Marc Bolan once shared the details of how he writes pop music
Marc Bolan remains seated within the pantheon of British music greats despite losing his life in such tragic circumstances, decades before his time in a car crash on 16th September 1977, just two weeks before his 30th birthday. However, what the visionary Bolan managed to achieve in the ten years in the limelight remains emblazoned in folklore thanks to his innate ability to write a pop classic.
What T. Rex conquered in their decade-long career will live forever in the history books. Along with David Bowie, the band helped put the glam rock movement on the map and went on to have a staggering run of eleven singles in the UK top ten, even scoring four number one hits. The band and Bolan’s stock had dropped slightly by 1977. However, they remained one of the most successful acts in the country, one who had a repertoire of material that was the stuff of legend. More importantly, Bolan still had that undeniably powerful presence that made him a one of a kind talent.
Bolan shared a close friendship with Bowie. It stretched way beyond professionalism and one deeply entrenched within their personal lives: “What I saw in Marc Bolan had nothing to do with strings or very high standards of artistry, what I saw in him was raw talent,” Bowie once commented. “I saw genius. I saw a potential rock star in Marc – right from the minute, the hour I met him.”
“He was the perfect pop star,” Elton John stated to The Guardian. “His songs were great, his records rocked, he had attitude, he had performing skills, he looked fabulous, he dressed the part. At a time when I was still becoming Elton John, he was a great role model. I thought: ‘This guy doesn’t give a fuck, he’s just being who he is and he’s loving every single minute of it.’ And that had a great effect on me.”
Bolan helped pop music become the behemoth that we know it as today. He camped it up and made catchy songs that were delectable three-minute slices of unadulterated bliss. His legacy speaks for itself, Bolan helped artists like Elton John feel free to be themselves. The refreshing attitude he encompassed inspired a generation and changed the culture in a positive, more open-minded direction.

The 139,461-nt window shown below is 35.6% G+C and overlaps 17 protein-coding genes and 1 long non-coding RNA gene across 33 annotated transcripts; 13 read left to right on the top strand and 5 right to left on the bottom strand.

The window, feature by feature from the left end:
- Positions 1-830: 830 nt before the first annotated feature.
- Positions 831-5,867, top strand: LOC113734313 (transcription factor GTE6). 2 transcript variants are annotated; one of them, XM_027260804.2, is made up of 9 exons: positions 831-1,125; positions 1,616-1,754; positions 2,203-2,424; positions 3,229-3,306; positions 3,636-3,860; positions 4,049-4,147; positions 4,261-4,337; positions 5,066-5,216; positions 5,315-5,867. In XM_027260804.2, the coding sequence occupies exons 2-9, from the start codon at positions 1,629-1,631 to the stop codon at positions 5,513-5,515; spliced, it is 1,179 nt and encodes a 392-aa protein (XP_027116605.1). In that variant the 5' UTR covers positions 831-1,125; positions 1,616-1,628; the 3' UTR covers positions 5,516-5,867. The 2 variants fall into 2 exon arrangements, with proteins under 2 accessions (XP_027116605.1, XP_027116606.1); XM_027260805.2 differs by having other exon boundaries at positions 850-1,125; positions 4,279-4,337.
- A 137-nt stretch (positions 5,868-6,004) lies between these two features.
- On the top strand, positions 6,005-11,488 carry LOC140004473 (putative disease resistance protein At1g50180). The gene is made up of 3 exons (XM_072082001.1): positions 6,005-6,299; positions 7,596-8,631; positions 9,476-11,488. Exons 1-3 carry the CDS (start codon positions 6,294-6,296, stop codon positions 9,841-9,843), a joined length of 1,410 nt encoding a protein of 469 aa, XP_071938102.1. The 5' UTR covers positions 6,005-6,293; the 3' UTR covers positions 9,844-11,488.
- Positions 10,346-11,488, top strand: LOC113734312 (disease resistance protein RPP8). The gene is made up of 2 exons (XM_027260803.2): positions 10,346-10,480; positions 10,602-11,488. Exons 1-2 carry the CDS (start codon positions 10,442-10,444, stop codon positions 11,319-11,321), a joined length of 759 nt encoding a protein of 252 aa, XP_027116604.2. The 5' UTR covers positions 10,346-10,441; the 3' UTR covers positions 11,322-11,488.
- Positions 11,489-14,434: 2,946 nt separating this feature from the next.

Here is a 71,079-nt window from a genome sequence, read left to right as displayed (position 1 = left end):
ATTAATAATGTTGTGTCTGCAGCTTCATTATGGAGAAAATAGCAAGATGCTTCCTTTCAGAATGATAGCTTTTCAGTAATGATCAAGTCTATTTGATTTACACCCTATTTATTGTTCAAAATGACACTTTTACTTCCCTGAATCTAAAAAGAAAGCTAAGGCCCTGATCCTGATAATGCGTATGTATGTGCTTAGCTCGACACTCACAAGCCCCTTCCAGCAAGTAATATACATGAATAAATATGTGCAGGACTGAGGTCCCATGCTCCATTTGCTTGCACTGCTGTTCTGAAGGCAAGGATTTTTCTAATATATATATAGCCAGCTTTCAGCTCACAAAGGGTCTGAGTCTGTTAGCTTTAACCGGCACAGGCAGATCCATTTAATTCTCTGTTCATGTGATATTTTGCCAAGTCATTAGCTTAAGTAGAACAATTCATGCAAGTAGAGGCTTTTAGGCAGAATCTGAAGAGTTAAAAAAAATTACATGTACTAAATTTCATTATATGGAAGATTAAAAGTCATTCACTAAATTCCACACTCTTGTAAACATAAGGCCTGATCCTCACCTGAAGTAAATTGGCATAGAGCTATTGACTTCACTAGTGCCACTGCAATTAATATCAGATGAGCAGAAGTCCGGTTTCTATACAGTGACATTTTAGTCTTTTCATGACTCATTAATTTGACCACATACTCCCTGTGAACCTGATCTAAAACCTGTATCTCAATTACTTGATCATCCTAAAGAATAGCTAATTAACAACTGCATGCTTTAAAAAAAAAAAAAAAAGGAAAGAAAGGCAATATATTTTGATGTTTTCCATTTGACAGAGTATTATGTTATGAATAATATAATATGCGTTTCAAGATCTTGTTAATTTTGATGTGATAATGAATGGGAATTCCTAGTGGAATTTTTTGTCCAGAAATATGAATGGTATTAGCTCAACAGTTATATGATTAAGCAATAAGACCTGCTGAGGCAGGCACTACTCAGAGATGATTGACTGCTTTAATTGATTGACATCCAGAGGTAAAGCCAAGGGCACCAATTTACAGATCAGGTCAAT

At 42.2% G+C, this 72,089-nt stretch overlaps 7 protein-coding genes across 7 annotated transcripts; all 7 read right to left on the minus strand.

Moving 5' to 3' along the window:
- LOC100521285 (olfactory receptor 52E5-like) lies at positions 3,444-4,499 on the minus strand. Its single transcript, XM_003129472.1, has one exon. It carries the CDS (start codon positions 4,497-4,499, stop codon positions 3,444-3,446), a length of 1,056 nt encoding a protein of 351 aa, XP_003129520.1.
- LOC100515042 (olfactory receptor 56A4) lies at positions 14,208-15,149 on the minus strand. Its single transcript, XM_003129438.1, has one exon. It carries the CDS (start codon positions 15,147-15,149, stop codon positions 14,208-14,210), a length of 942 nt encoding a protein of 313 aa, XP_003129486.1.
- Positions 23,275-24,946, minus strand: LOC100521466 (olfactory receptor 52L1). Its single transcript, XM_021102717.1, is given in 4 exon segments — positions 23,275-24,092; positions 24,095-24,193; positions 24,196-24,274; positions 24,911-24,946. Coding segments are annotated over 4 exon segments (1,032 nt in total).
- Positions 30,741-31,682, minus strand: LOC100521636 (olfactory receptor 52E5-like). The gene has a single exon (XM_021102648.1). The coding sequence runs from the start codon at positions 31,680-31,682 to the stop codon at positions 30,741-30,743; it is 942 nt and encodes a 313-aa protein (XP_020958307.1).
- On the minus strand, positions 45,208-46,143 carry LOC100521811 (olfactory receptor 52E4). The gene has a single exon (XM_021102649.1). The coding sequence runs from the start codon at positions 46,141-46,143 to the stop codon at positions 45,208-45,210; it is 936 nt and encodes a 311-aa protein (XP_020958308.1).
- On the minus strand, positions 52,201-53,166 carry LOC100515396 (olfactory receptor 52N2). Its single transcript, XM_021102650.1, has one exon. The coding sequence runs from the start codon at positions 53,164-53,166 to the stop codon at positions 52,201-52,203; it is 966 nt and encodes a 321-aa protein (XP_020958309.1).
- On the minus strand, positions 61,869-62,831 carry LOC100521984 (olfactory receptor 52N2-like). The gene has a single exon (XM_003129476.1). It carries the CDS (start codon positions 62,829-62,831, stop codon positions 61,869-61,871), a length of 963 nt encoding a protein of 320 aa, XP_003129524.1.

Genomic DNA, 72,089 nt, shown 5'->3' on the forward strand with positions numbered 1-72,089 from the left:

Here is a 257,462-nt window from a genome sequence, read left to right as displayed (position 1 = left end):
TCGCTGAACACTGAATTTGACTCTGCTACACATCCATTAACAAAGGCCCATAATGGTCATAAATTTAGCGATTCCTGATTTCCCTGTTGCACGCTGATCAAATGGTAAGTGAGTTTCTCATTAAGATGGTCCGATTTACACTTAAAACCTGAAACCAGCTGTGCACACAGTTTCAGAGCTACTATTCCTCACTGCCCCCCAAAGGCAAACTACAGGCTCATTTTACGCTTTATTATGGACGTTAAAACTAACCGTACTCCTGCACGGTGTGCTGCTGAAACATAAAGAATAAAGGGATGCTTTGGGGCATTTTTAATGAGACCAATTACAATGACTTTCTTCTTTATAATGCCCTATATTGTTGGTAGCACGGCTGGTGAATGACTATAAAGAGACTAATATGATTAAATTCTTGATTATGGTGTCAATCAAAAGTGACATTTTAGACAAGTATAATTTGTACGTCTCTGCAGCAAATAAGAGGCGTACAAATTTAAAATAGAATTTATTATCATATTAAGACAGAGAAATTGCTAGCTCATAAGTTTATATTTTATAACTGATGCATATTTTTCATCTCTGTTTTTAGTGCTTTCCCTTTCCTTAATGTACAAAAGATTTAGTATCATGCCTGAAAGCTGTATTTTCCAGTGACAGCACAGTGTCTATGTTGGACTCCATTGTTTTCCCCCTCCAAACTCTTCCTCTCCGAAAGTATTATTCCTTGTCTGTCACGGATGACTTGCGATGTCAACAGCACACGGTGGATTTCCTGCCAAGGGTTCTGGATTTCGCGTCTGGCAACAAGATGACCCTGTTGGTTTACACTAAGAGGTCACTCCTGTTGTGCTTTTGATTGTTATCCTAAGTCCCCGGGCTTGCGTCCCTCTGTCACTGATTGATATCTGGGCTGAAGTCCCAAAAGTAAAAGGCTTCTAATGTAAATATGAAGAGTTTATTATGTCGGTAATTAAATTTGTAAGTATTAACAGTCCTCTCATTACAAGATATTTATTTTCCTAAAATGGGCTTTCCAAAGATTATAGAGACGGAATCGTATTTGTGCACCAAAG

In 1970, the T. Rex frontman gave a rare glimpse into his creative process and candidly shared how he writes such inviting pop music. “It’s like a worship for me to write, y’know because I don’t do it, it’s like I’m being used by melody as a being if you want,” Bolan initially animatedly notes.
Bolan then continues: “There are certain chords, there are magic mists within those chords. You play a c-major chord and I hear like 25 melodies and symphonies up here, I’ve just got to pull one out. It’s all there, there’s no strain. It just gushes out.”
The quotes prove that Bolan wasn’t your typical pop star. He was a mercurial talent that worked tremendously hard but, more importantly, he had this supernatural gift that made him able to create infectious melodies that were simply a cut above. It remains a stark tragedy that his life was so painfully short, but hearing Bolan speak it feels like he was sent on to earth to be a pop music messiah and the joy that his music has given millions still shines bright today.